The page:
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  5. I understood that we would receive an email on Saturday afternoon, but I haven't got one yet. Have you?

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  6. That looked like a promising - as well as a delicious- breakfast meeting; sponsoring the archaeological digs at Gümüşlük and Pedasa is a huge plus too, I am impressed. Let's hope for the best. Thanks for filling us with the local news, highly appreciate it :)

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    1. Ozlem, there was a delicious mandarin conserve - the best I have ever tasted and a fried pastry/bread that tasted like a cross between a pide and and pancake which I haven't come across before.

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  7. That sounds like an interesting breakfast! I'm curious about what the results will be next March.

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    1. None of the existing municipalities are happy about this change so it will be very interesting to see what happens in March.

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  8. B to B, Ah yes, election time. Time to milk whatever you can out of the politicians and it sounds like some Bodrum municipalities are on the receiving end of some election-season largesse - good for them! Love the fact that you went to the meeting. I think right now, with so many problems facing Turkey, especially on the foreign policy front, all the parties are being shaken up. It's worth checking all of them out and putting as much pressure as possible to try to say what you think and get what you want. And how nice that Mehmet Bey, of all people, is open to listening to foreigners' opinions.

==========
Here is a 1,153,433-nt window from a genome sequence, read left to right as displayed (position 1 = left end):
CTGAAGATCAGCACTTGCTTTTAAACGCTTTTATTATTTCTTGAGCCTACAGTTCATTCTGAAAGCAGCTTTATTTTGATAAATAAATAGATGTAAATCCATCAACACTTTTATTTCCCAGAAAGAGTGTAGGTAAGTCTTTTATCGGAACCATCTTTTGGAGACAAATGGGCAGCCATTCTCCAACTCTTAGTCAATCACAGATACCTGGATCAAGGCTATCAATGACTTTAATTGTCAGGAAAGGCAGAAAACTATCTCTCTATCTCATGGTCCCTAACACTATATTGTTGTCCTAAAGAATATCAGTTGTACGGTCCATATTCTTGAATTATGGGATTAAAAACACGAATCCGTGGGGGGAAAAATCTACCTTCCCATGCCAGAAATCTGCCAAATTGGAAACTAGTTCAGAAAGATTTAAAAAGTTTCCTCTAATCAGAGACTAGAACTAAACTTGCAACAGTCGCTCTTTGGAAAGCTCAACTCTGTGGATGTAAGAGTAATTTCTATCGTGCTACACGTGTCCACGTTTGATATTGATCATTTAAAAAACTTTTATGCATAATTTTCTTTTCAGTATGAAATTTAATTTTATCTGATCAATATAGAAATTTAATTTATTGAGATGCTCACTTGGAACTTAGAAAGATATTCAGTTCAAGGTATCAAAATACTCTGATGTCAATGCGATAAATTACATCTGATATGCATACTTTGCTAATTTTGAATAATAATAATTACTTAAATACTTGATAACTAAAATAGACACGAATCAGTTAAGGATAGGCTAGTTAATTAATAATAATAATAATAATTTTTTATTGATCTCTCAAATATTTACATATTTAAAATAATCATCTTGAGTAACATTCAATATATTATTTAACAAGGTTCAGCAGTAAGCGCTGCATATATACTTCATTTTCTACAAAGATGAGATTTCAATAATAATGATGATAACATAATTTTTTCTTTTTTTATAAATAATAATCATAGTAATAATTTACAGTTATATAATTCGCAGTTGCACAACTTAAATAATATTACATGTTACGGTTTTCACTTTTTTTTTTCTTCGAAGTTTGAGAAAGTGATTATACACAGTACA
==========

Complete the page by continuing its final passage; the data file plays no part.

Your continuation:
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    1. I'm sure invitations will be forthcoming from all the candidates,

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  9. A fascinating event by the sound of it....watch and wait.....watch and wait.

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    1. I was most fascinated by the fact that the majority of guests had no inkling of the MHP's background. An advantage that several old hands among us could have wished for.

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  10. '. . not promoting race and ethnic difference.' Leopards and spots comes to mind - that hand gesture and the 'Grey Wolves' stuff is a figment of our collective imaginations, then?

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    1. It wasn't really an elephant in the room, it was a lurking grey wolf.

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  11. Dear Annie, let's hope that Mr Asım Başaran spoke the truth and not with a forked tongue. So many politicians in the United States do that. They say what they know the audience wants to hear and then, once elected, they go on their own merry way, forgetting that they represent all the people of their district, not just the rich. Peace.

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    1. He seemed very earnest. We hope that principles will overcome self interest.

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  12. How many more infrastructure goodies are likely to come your way, do you think, before the election means that the bribes can stop? Me, a cynic? Keep that elephant gun loaded......

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    1. Our village elders are scratching their heads trying to think what else they could do with.

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  13. As they say in Fethiye, you don't vote for the party, you vote for the man. Our mayor is MHP and has been mayor for years. He's honest and works hard for Fethiye (which is predominantly CHP) so everyone votes for him. He also makes sure to acknowledge the foreign residents, too. There's rumours we might be losing him to a higher local govt post and that'll be sad if we do.